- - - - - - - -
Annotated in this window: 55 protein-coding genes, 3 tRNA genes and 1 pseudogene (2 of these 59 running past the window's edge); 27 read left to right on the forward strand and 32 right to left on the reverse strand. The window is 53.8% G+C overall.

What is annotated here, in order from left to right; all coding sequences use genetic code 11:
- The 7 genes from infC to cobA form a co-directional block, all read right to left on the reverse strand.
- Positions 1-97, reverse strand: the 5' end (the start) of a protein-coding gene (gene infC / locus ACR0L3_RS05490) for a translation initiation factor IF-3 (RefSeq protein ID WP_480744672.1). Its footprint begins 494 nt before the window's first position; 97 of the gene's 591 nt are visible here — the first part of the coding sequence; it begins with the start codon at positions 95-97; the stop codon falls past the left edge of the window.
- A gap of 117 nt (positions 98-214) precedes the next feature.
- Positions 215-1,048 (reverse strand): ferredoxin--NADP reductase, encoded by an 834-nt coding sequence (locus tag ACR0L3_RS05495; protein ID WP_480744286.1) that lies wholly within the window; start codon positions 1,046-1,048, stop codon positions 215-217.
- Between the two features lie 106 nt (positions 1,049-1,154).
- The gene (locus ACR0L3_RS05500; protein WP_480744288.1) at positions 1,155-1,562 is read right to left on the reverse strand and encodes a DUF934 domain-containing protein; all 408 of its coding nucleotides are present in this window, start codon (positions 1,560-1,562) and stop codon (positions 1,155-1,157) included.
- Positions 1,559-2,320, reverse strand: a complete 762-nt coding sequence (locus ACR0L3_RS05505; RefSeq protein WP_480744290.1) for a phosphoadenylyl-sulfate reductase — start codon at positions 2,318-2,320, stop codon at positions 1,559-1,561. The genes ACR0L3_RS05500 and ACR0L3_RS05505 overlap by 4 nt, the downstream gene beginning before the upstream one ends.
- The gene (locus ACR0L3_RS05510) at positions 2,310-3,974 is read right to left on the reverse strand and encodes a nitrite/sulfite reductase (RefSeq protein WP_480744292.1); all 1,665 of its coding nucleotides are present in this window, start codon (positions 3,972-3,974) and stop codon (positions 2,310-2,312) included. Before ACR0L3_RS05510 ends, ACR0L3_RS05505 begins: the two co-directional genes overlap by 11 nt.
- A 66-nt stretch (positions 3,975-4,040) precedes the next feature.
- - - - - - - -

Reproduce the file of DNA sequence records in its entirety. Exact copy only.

Annotated in this window: 55 protein-coding genes, 3 tRNA genes and 1 pseudogene (2 of these 59 running past the window's edge); 27 read left to right on the forward strand and 32 right to left on the reverse strand. The window is 53.8% G+C overall.

What is annotated here, in order from left to right; all coding sequences use genetic code 11:
- The 7 genes from infC to cobA form a co-directional block, all read right to left on the reverse strand.
- Positions 1-97, reverse strand: the 5' end (the start) of a protein-coding gene (gene infC / locus ACR0L3_RS05490) for a translation initiation factor IF-3 (RefSeq protein ID WP_480744672.1). Its footprint begins 494 nt before the window's first position; 97 of the gene's 591 nt are visible here — the first part of the coding sequence; it begins with the start codon at positions 95-97; the stop codon falls past the left edge of the window.
- A gap of 117 nt (positions 98-214) precedes the next feature.
- Positions 215-1,048 (reverse strand): ferredoxin--NADP reductase, encoded by an 834-nt coding sequence (locus tag ACR0L3_RS05495; protein ID WP_480744286.1) that lies wholly within the window; start codon positions 1,046-1,048, stop codon positions 215-217.
- Between the two features lie 106 nt (positions 1,049-1,154).
- The gene (locus ACR0L3_RS05500; protein WP_480744288.1) at positions 1,155-1,562 is read right to left on the reverse strand and encodes a DUF934 domain-containing protein; all 408 of its coding nucleotides are present in this window, start codon (positions 1,560-1,562) and stop codon (positions 1,155-1,157) included.
- Positions 1,559-2,320, reverse strand: a complete 762-nt coding sequence (locus ACR0L3_RS05505; RefSeq protein WP_480744290.1) for a phosphoadenylyl-sulfate reductase — start codon at positions 2,318-2,320, stop codon at positions 1,559-1,561. The genes ACR0L3_RS05500 and ACR0L3_RS05505 overlap by 4 nt, the downstream gene beginning before the upstream one ends.
- The gene (locus ACR0L3_RS05510) at positions 2,310-3,974 is read right to left on the reverse strand and encodes a nitrite/sulfite reductase (RefSeq protein WP_480744292.1); all 1,665 of its coding nucleotides are present in this window, start codon (positions 3,972-3,974) and stop codon (positions 2,310-2,312) included. Before ACR0L3_RS05510 ends, ACR0L3_RS05505 begins: the two co-directional genes overlap by 11 nt.
- A 66-nt stretch (positions 3,975-4,040) precedes the next feature.